“It’s really pretty cut and dry,” Adams said.
Not everyone agrees.
Matthew Penzer, special counsel to the Humane Society, says the groups are “trying to have it both ways” by saying the boards should not be subject to records laws, even though they rely on government authority for the mandatory collection of fees.
“The only thing that makes them constitutional is that they’re government programs,” Penzer said.
Penzer pointed to a Supreme Court decision in 2005 that upheld the boards’ collection of fees from producers as being protected as “government speech.”
Associated Press writer Mary Clare Jalonick reported from Washington.
Follow Candice Choi at www.twitter.com/candicechoi
When farm to table is really fraud to table
By Jonathan Berr
As more consumers become interested in locally sourced foods and sustainable farming, restaurants are racing to oblige. Many now offer detailed pedigrees of the ingredients they use to create the dishes on their menus. Unfortunately, some of those claims are misleading or outright fabrications.
According to a recent expose in the Tampa Bay Times, one restaurant in the Tampa area advertised “Florida Blue Crab” that actually came from the Indian Ocean. Another eatery claimed to get pork from a farmer that didn’t sell to it, while a third, which prided itself on avoiding GMO ingredients in its salads, probably used them.
Given how many consumers are seeking out fresh and healthy food choices, the risks businesses take in lying about where they get their products are huge.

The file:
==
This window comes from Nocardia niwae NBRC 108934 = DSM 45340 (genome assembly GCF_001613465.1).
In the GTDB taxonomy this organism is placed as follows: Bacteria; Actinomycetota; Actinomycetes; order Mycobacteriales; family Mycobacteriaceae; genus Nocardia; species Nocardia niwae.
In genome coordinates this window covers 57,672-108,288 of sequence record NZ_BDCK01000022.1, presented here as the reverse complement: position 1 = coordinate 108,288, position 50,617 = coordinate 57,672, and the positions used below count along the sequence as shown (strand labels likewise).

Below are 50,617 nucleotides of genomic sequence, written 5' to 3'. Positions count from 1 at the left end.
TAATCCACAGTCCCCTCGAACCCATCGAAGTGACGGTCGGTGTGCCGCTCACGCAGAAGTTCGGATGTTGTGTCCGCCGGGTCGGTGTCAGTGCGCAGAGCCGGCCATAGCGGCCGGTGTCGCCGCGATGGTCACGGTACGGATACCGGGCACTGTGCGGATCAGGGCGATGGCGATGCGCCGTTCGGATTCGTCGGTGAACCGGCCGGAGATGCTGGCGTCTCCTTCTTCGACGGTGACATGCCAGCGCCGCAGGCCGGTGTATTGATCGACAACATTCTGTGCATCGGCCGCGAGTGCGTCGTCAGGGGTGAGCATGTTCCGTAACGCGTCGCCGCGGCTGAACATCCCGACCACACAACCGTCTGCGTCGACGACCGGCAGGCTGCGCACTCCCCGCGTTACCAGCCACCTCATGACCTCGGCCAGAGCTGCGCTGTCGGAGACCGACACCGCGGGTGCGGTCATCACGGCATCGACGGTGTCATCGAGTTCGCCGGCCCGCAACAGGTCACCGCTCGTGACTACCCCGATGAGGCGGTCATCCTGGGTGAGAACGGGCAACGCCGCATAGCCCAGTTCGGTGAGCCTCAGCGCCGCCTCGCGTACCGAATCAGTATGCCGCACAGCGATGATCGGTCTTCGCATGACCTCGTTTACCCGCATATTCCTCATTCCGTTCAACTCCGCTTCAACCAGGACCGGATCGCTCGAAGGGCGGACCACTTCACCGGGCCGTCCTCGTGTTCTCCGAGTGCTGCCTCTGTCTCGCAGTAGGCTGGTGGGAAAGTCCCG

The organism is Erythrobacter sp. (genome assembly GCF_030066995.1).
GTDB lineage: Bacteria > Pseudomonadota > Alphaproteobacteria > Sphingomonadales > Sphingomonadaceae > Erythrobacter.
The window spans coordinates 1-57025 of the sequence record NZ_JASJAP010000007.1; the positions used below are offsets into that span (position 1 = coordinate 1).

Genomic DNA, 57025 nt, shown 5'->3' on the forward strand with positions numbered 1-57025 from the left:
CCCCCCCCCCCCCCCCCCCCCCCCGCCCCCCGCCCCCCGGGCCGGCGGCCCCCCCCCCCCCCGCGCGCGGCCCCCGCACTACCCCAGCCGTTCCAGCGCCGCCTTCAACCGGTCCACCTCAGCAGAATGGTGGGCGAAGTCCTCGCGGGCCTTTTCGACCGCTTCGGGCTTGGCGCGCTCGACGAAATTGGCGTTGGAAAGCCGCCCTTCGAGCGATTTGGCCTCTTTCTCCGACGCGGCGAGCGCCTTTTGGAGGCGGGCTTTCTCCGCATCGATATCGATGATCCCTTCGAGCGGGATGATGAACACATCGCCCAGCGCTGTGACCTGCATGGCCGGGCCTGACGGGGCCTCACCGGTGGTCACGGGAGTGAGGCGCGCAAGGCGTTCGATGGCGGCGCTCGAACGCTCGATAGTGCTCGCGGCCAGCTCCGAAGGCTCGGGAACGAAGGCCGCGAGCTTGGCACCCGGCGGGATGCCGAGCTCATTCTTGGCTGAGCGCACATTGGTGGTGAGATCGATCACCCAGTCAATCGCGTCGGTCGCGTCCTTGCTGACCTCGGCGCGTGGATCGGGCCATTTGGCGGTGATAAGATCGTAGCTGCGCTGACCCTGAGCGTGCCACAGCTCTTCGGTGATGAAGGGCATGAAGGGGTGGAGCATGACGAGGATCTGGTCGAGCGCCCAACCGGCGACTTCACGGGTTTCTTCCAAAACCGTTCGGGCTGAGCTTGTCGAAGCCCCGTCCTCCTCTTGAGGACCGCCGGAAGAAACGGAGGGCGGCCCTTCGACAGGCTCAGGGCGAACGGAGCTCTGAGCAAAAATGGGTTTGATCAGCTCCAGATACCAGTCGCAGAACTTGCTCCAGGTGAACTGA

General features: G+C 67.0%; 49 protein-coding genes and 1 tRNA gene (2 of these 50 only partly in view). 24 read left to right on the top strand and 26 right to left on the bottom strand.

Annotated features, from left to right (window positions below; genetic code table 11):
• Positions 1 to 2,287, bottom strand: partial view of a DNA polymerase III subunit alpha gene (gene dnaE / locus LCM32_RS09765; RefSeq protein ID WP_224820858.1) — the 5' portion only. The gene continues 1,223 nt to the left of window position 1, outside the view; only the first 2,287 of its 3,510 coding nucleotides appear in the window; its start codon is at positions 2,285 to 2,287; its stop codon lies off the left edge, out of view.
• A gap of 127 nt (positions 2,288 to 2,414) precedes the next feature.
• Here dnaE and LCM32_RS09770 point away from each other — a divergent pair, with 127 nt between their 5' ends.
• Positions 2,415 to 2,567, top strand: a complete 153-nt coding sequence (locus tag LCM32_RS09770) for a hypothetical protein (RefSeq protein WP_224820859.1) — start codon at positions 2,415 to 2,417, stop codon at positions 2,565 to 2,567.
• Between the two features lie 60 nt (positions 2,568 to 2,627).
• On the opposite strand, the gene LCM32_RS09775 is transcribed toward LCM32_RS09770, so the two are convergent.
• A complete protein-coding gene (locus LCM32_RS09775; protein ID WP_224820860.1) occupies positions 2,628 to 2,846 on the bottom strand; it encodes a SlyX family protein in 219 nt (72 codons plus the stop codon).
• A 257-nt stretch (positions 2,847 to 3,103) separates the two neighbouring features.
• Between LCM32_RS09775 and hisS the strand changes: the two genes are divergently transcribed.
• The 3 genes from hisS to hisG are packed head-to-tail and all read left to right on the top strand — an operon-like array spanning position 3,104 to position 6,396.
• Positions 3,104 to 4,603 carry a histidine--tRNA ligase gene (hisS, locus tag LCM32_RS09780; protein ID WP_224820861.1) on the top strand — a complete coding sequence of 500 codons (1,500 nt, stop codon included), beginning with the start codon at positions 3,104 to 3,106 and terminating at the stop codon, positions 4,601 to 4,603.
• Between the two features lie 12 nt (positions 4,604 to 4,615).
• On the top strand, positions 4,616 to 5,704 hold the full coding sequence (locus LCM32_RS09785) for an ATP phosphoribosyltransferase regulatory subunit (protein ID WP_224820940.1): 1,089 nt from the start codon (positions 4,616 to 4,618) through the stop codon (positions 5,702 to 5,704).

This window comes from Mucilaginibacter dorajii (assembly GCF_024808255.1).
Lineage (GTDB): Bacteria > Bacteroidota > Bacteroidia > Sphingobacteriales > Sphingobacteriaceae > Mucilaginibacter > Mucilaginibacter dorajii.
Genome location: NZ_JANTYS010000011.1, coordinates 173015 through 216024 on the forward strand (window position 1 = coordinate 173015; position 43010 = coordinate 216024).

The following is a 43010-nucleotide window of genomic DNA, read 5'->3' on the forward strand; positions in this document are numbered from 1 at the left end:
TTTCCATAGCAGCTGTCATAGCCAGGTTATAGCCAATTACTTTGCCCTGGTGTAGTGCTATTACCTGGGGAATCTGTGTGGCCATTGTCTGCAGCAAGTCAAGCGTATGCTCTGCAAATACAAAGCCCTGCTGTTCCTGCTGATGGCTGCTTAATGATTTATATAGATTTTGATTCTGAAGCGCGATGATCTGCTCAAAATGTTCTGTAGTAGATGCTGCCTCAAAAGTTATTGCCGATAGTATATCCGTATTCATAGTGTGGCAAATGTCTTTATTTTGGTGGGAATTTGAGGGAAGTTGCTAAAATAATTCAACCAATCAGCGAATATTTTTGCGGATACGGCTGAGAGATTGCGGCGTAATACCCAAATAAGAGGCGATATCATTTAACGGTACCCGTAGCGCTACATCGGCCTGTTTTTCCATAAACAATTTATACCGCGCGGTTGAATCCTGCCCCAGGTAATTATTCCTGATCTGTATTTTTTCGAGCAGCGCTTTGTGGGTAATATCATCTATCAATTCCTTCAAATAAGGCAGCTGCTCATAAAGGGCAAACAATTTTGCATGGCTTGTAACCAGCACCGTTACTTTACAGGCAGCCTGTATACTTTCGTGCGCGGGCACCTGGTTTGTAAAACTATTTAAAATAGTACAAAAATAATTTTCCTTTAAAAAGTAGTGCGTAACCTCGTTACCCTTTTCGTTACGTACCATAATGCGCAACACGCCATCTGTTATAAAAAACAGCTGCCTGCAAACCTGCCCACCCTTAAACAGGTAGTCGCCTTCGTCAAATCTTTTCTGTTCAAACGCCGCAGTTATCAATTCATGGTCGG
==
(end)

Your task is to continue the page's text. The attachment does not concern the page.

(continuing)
“Today’s operator needs to avoid serving ingredients that differ from what’s being promoted on the menu,” said Darren Tristano, president of the restaurant research firm Technomic. “If they disclose the substitutes verbally or in a manner that communicates to the customer, this should be OK. Doing so without communication will be viewed as dishonest and untrustworthy, and negatively affect the brand.”
Brendan Walsh, a dean at the Culinary Institute of America, experienced the problem first-hand a few years ago when he owned a restaurant. A “very wealthy, famous actor,” whom he didn’t name, opened an establishment near his that featured goat cheese from supplier Rainbeau Ridge, which also supplied his establishment. Rainbeau Ridge, however, hadn’t sold to the celebrity’s restaurant in months. A spokesman for Rainbeau Ridge couldn’t be reached.
“How could they have fresh goat cheese from them?” said Walsh, whose school has trained many of the country’s top chefs. “Even the affluent use this as a marketing ploy.”
The “farm to table” movement, which had its origins in the hippie culture of the 1960s, has spread from a handful of progressive cities such as Berkeley, California, and Austin, Texas, to the mainstream over the last decade or so. According to a recent survey by the National Restaurant Association, 57 percent of consumers said the availability of local food is an important factor in deciding where to dine out. Another 68 percent said they’re more likely to visit a restaurant that offers locally produced items.
According to Richard McCarthy, executive director of farm to table advocate Slow Food USA, consumers have a hunger for “authentic” food — and some restaurants and market operators are willing to cut corners to meet it.